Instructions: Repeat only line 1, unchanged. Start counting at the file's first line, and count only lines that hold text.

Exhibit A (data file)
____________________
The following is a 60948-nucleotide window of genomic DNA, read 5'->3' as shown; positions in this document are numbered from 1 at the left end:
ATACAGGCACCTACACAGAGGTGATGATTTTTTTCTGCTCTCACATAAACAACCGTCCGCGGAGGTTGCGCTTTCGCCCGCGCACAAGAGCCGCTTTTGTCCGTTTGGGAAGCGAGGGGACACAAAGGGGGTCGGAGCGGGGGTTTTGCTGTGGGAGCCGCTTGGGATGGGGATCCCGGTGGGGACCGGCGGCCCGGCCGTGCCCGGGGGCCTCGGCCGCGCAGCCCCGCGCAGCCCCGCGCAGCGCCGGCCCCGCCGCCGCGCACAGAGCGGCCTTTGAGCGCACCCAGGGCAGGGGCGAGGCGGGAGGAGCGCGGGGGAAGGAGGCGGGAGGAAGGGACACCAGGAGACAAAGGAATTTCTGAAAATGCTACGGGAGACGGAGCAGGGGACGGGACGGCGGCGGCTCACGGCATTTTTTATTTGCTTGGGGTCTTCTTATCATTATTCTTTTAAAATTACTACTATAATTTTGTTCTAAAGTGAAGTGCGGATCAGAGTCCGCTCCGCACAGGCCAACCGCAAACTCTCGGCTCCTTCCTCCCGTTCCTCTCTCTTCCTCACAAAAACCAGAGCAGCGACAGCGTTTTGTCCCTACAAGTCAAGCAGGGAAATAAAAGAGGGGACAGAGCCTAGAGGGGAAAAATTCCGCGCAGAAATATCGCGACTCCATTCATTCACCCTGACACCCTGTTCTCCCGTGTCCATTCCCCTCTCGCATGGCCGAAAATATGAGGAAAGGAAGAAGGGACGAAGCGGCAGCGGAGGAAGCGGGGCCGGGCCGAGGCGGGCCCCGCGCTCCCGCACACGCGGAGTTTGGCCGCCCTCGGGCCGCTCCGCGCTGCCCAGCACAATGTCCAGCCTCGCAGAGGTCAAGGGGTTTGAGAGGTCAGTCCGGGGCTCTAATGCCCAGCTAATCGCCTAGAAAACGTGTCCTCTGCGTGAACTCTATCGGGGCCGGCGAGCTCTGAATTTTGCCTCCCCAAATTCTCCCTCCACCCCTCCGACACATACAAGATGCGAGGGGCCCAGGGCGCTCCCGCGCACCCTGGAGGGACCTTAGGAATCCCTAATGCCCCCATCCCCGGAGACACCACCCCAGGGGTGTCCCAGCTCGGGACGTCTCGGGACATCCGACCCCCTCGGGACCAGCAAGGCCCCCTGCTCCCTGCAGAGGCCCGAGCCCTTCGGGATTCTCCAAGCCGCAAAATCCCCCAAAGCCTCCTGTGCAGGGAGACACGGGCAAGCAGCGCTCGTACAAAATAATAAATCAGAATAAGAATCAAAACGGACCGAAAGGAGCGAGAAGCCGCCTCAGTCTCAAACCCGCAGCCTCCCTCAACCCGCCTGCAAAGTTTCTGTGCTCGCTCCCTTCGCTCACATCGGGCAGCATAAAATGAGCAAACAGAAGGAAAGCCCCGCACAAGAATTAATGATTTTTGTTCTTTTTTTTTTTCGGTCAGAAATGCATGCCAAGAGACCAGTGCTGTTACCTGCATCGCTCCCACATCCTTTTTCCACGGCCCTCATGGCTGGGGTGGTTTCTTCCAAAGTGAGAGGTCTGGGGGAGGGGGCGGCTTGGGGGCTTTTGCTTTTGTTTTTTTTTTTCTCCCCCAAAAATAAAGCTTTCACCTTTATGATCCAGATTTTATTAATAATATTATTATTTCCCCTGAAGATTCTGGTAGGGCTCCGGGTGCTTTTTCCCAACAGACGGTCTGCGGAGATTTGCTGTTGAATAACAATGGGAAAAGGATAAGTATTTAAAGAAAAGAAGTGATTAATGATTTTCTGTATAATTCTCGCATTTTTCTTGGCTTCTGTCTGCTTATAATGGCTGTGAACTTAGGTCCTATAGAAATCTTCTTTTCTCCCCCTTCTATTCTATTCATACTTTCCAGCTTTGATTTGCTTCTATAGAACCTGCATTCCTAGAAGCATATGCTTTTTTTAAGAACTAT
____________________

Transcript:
The following is a 60948-nucleotide window of genomic DNA, read 5'->3' as shown; positions in this document are numbered from 1 at the left end: